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Local History | The Ardagh Chalice

Local History

Ardagh is derived from the Irish Ardacadh, or Ardach which means 'high plain' or 'high field'. Carrickerry is derived from the Irish Carraig Chiarraí, which means 'the Rock of Ciarraí or Kerry'. The Ciarraí were a Celtic tribe who also gave their name to the county of Kerry.

Ardagh was an important centre in medieval times. It was once a manor belonging to the Bishop of Limerick. With the development of Newcastle West, Ardagh's importance began to decrease. In 1981 a large hilltop fort, covering 52 acres, was discovered in the townland of Ballylin, a mile north-west of Ardagh. It is the largest ring fort found in Ireland so far.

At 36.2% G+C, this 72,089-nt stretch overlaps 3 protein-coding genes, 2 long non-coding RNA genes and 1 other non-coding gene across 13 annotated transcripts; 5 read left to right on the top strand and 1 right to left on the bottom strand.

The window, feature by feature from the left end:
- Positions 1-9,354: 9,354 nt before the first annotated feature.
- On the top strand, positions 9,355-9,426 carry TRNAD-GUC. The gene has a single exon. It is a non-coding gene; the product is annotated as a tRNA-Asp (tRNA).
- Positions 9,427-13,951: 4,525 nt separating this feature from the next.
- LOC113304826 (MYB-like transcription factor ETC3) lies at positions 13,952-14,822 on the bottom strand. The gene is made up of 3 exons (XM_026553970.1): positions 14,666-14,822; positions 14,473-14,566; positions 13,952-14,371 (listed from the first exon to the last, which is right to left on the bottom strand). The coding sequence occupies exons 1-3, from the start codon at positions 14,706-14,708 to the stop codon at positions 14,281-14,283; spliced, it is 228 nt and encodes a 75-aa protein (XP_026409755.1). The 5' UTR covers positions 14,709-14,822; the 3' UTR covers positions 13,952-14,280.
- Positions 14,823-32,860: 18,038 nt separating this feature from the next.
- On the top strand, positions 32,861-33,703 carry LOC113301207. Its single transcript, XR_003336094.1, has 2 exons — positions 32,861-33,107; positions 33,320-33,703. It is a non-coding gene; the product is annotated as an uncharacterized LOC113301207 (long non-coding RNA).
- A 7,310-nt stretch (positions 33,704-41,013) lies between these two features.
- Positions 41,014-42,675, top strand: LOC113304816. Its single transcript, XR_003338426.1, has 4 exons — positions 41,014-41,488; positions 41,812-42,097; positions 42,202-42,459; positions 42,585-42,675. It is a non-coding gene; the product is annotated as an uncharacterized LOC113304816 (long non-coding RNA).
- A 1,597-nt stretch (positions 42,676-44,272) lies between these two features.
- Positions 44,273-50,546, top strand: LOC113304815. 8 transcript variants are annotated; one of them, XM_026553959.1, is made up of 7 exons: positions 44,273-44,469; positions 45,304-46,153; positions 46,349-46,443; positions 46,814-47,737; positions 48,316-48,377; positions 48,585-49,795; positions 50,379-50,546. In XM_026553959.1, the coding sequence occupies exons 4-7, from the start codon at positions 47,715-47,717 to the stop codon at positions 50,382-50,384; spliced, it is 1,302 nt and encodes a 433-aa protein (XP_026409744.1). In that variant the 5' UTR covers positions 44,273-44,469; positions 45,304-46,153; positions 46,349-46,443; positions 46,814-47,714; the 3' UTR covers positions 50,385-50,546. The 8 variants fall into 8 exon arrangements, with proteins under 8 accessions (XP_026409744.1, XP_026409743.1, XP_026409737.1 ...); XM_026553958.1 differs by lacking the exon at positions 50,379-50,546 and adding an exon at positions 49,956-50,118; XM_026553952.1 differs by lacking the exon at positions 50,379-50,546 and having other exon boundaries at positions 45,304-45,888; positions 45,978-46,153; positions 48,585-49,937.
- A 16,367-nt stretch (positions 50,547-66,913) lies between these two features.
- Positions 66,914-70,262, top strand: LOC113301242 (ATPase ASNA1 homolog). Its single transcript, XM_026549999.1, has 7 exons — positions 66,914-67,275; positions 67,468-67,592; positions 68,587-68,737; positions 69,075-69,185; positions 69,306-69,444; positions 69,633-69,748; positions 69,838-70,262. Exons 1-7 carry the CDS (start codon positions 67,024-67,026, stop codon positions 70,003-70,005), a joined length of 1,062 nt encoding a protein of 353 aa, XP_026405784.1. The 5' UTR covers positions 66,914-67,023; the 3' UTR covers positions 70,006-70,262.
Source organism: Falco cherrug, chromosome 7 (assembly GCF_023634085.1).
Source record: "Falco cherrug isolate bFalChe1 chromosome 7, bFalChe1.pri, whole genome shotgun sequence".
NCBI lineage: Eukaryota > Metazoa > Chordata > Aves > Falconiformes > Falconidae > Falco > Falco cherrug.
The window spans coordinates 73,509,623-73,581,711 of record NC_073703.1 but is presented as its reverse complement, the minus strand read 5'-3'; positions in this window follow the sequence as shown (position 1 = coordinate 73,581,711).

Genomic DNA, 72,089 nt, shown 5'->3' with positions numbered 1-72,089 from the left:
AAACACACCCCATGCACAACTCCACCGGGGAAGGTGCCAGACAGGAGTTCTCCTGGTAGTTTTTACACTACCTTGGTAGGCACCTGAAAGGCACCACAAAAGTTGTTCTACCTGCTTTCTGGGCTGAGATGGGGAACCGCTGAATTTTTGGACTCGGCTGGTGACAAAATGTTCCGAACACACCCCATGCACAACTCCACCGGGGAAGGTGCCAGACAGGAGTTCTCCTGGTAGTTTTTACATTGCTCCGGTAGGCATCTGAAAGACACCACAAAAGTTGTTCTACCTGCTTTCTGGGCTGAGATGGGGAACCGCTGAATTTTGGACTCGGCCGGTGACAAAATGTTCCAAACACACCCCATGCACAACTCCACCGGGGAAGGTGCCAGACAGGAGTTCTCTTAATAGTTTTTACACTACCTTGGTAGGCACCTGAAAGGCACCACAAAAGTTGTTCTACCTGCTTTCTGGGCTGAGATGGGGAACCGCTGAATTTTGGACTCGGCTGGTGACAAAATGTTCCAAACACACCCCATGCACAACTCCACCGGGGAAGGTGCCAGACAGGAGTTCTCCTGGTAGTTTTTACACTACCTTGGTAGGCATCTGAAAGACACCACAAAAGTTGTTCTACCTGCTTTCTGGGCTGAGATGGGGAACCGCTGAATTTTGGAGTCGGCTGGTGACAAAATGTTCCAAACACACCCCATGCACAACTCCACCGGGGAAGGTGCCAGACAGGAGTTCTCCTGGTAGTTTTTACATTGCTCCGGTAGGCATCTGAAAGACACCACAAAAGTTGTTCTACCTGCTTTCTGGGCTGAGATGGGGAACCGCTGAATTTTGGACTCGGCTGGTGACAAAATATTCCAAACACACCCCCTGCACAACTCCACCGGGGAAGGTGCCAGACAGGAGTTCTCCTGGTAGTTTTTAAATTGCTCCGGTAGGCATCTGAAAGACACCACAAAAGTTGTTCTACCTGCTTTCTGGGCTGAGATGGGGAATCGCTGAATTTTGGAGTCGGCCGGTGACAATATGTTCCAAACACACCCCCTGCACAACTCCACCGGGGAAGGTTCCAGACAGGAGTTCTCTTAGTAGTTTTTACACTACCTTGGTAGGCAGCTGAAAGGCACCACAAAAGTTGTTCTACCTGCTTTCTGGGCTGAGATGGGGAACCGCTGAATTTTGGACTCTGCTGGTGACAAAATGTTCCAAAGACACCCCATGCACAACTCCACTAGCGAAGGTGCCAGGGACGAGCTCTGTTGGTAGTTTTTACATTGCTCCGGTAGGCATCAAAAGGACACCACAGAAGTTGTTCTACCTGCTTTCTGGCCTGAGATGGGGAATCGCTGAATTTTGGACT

The parish was initially amalgamated with Newcastlewest, until their separation during the tenure of Fr William Hourigan PP sometime between 1755 and 1764. Carrickerry became a joint parish with Ardagh under the stewardship of Fr Michael Maher, which lasted from 1871 to 1881.

Local History | The Ardagh Chalice

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